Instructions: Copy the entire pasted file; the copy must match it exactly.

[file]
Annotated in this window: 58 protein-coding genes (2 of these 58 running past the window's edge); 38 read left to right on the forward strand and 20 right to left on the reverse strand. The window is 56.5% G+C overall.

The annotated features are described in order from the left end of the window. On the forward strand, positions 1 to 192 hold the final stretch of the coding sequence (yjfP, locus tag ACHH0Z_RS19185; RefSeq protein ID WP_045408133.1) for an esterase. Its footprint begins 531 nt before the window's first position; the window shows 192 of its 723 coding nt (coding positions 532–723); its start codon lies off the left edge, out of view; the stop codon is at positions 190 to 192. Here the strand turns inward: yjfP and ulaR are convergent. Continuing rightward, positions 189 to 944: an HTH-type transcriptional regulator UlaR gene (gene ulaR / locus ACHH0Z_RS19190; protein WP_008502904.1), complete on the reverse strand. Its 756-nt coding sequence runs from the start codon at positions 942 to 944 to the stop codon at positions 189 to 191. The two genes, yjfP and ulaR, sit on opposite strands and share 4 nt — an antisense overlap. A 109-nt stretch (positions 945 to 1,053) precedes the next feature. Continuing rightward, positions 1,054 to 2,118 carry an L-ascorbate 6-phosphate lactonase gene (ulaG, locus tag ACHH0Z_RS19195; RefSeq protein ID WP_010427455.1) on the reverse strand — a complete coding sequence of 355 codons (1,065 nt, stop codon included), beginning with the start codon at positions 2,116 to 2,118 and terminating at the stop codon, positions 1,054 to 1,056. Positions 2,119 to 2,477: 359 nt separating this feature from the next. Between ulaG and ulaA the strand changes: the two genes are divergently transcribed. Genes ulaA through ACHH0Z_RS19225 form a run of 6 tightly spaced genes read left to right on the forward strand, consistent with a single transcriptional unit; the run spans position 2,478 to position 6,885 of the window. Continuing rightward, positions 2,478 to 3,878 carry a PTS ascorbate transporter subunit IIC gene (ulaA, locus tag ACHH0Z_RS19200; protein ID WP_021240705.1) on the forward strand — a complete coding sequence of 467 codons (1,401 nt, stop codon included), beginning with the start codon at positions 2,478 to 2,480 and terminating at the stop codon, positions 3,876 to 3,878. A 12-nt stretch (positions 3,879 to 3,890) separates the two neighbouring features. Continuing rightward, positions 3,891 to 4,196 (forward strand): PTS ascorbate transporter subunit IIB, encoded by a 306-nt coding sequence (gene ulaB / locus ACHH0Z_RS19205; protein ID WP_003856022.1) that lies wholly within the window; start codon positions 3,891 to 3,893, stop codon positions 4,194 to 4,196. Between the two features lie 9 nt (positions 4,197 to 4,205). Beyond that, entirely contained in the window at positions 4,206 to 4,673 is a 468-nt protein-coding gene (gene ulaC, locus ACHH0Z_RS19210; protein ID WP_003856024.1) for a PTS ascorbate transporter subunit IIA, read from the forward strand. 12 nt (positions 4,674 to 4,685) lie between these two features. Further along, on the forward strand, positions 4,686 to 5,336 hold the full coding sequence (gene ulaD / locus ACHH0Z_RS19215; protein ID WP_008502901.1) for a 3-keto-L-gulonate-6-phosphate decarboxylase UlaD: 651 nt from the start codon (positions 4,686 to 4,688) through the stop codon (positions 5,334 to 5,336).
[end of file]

Annotated in this window: 58 protein-coding genes (2 of these 58 running past the window's edge); 38 read left to right on the forward strand and 20 right to left on the reverse strand. The window is 56.5% G+C overall.

The annotated features are described in order from the left end of the window. On the forward strand, positions 1 to 192 hold the final stretch of the coding sequence (yjfP, locus tag ACHH0Z_RS19185; RefSeq protein ID WP_045408133.1) for an esterase. Its footprint begins 531 nt before the window's first position; the window shows 192 of its 723 coding nt (coding positions 532–723); its start codon lies off the left edge, out of view; the stop codon is at positions 190 to 192. Here the strand turns inward: yjfP and ulaR are convergent. Continuing rightward, positions 189 to 944: an HTH-type transcriptional regulator UlaR gene (gene ulaR / locus ACHH0Z_RS19190; protein WP_008502904.1), complete on the reverse strand. Its 756-nt coding sequence runs from the start codon at positions 942 to 944 to the stop codon at positions 189 to 191. The two genes, yjfP and ulaR, sit on opposite strands and share 4 nt — an antisense overlap. A 109-nt stretch (positions 945 to 1,053) precedes the next feature. Continuing rightward, positions 1,054 to 2,118 carry an L-ascorbate 6-phosphate lactonase gene (ulaG, locus tag ACHH0Z_RS19195; RefSeq protein ID WP_010427455.1) on the reverse strand — a complete coding sequence of 355 codons (1,065 nt, stop codon included), beginning with the start codon at positions 2,116 to 2,118 and terminating at the stop codon, positions 1,054 to 1,056. Positions 2,119 to 2,477: 359 nt separating this feature from the next. Between ulaG and ulaA the strand changes: the two genes are divergently transcribed. Genes ulaA through ACHH0Z_RS19225 form a run of 6 tightly spaced genes read left to right on the forward strand, consistent with a single transcriptional unit; the run spans position 2,478 to position 6,885 of the window. Continuing rightward, positions 2,478 to 3,878 carry a PTS ascorbate transporter subunit IIC gene (ulaA, locus tag ACHH0Z_RS19200; protein ID WP_021240705.1) on the forward strand — a complete coding sequence of 467 codons (1,401 nt, stop codon included), beginning with the start codon at positions 2,478 to 2,480 and terminating at the stop codon, positions 3,876 to 3,878. A 12-nt stretch (positions 3,879 to 3,890) separates the two neighbouring features. Continuing rightward, positions 3,891 to 4,196 (forward strand): PTS ascorbate transporter subunit IIB, encoded by a 306-nt coding sequence (gene ulaB / locus ACHH0Z_RS19205; protein ID WP_003856022.1) that lies wholly within the window; start codon positions 3,891 to 3,893, stop codon positions 4,194 to 4,196. Between the two features lie 9 nt (positions 4,197 to 4,205). Beyond that, entirely contained in the window at positions 4,206 to 4,673 is a 468-nt protein-coding gene (gene ulaC, locus ACHH0Z_RS19210; protein ID WP_003856024.1) for a PTS ascorbate transporter subunit IIA, read from the forward strand. 12 nt (positions 4,674 to 4,685) lie between these two features. Further along, on the forward strand, positions 4,686 to 5,336 hold the full coding sequence (gene ulaD / locus ACHH0Z_RS19215; protein ID WP_008502901.1) for a 3-keto-L-gulonate-6-phosphate decarboxylase UlaD: 651 nt from the start codon (positions 4,686 to 4,688) through the stop codon (positions 5,334 to 5,336).